Vaccination & your dog’s health

The first rule in taking care of your dog is: When your dog is sick, take him to your vet! While a veterinarian is qualified to diagnose trouble and prescribe treatment – it is your job to keep your dog from getting sick. Let us assume you start with a puppy. You should know something about “shots”, worm medications, flea powders, and poisons! While a puppy is nursing, it may receive protective antibodies in its mother’s milk. As soon as the puppy is weaned, this natural immunity will begin to disappear and may be gone within two weeks. Many puppies are susceptible to diseases at this young age. Most vets will advise a a vaccination program beginning at 6 to 8 weeks, so it is important that you ensure your puppy has been vaccinated. Distemper, hepatitis and leptospirosis are common and serious diseases which destroy many pets each year. Rabies is also a threat which should be guarded against in rural as well as metropolitan areas because of the possible chance of exposure to bites of infected animals. The only satisfactory method of protecting your dog is by vaccination. Your veterinarian may want to give your puppy immediate temporary protection at the time of purchase or adoption with a “puppy shot” of antiserum which contains antibodies against distemper, hepatitis and leptospirosis as well as some of the other common diseases. Vaccinations provide long term immunity and most puppies will be started on a series of vaccinations on their first visit to the veterinarian. Booster vaccines are then advisable on a regular basis for adult dogs, to maintain his overall health for years to come. Dog Vaccinatuion info as dispersed by the SOUTH AFRICAN VETERINARY ASSOCIATION: Against what diseases should I have my pet vaccinated?  Vaccines used for the protection of pets are currently divided into core vaccines and non-core vaccines. The former are vaccines that should be given to all pets in all regions because they protect against diseases that are widespread and have serious effects. Non-core vaccines are only given strategically when a particular disease is prevalent in an area or when circumstances predispose to the appearance of the disease. Non-core vaccines are only administered after discussion with your veterinarian to evaluate the risks. Core vaccines for dogs Canine distemper Canine adenovirus infections Canine parvovirus infection Rabies Non-core vaccines for DOGS                                        Leptospirosis Kennel cough Canine coronavirus Canine herpesvirus Basic vaccination programme for dogs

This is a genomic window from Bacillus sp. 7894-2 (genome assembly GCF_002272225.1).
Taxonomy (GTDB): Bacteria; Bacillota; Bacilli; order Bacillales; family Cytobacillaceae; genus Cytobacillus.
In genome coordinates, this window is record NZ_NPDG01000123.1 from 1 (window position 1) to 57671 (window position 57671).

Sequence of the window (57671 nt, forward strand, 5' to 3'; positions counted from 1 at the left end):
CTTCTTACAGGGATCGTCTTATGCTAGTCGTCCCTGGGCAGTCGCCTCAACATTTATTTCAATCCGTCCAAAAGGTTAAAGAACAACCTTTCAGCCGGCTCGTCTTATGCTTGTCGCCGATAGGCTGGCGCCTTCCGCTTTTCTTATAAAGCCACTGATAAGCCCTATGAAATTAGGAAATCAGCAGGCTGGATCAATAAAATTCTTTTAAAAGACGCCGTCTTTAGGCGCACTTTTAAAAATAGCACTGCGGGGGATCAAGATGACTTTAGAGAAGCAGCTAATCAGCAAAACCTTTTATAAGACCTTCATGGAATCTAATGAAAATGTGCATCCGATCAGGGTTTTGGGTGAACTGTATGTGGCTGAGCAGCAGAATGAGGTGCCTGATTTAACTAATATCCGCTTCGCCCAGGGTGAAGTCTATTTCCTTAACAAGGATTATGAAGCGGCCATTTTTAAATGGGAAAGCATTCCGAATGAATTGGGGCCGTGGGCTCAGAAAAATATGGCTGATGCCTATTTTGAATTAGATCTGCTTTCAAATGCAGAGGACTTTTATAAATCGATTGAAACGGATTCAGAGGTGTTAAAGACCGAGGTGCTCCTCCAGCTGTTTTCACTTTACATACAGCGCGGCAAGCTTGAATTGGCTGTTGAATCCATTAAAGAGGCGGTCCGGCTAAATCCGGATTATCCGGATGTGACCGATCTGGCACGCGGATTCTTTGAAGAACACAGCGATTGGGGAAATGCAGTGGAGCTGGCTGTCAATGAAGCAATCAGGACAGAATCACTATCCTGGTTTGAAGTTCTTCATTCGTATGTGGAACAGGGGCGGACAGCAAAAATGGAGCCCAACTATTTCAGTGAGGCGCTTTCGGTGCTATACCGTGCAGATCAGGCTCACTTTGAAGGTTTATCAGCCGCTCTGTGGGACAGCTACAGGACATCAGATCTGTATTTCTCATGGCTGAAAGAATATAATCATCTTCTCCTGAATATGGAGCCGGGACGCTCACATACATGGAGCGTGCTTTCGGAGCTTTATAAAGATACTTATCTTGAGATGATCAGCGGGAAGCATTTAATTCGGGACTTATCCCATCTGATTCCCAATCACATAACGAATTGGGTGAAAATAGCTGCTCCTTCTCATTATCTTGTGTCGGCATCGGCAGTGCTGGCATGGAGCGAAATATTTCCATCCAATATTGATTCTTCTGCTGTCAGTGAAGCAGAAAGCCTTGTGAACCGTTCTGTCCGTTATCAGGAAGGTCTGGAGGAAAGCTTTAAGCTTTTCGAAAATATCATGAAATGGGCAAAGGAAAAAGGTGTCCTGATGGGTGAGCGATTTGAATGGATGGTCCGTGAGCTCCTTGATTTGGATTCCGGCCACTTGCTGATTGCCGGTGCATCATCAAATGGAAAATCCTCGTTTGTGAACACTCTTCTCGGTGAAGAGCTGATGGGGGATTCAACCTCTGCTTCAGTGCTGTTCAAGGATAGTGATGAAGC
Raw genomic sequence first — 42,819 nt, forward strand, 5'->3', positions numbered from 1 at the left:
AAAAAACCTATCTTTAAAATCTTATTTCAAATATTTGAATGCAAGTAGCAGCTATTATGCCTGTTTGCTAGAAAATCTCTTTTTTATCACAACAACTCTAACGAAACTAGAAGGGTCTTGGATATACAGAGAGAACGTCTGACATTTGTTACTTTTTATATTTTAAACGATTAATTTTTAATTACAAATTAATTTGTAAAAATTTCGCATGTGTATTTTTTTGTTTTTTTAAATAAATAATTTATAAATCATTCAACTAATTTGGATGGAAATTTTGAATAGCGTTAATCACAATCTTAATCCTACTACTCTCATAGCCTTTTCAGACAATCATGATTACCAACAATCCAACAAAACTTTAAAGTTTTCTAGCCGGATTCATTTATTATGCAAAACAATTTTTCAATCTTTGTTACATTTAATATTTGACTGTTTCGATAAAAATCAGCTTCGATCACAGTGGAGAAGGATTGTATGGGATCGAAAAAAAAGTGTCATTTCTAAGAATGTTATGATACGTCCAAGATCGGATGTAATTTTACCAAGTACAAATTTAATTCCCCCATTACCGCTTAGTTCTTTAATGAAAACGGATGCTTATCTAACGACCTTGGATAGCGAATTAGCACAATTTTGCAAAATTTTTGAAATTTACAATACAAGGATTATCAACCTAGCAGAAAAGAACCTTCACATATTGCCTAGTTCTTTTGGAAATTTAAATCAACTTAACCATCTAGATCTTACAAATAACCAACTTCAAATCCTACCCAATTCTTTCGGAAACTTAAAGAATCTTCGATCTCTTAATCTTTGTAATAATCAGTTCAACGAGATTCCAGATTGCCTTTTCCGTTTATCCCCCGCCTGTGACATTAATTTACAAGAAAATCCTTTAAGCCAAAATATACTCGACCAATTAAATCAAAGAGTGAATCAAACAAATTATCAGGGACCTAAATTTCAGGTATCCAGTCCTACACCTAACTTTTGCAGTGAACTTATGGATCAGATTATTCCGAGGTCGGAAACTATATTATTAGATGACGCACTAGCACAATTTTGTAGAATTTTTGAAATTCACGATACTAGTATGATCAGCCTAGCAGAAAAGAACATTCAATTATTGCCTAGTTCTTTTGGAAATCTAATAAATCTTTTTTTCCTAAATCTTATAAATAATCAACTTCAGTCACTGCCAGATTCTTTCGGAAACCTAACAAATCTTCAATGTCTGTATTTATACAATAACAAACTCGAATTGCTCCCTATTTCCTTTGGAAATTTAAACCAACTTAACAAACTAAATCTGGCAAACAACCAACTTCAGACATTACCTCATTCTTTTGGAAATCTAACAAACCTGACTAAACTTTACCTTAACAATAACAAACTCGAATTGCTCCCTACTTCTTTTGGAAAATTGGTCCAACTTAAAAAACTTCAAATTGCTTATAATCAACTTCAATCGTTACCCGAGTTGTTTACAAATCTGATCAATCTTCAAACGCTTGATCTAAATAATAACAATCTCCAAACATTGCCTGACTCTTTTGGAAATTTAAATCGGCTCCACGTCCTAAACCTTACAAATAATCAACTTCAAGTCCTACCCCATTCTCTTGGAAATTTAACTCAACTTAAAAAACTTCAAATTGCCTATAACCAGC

• First vaccination at 8–9 weeks
  • Second vaccination at 11–12 weeks; includes the first RABIES vaccination
  • Re-vaccinate at 14–16 weeks; includes the second RABIES vaccination
  • Re-vaccinate at one year of age
  • Re-vaccinate every 3 years, including RABIES
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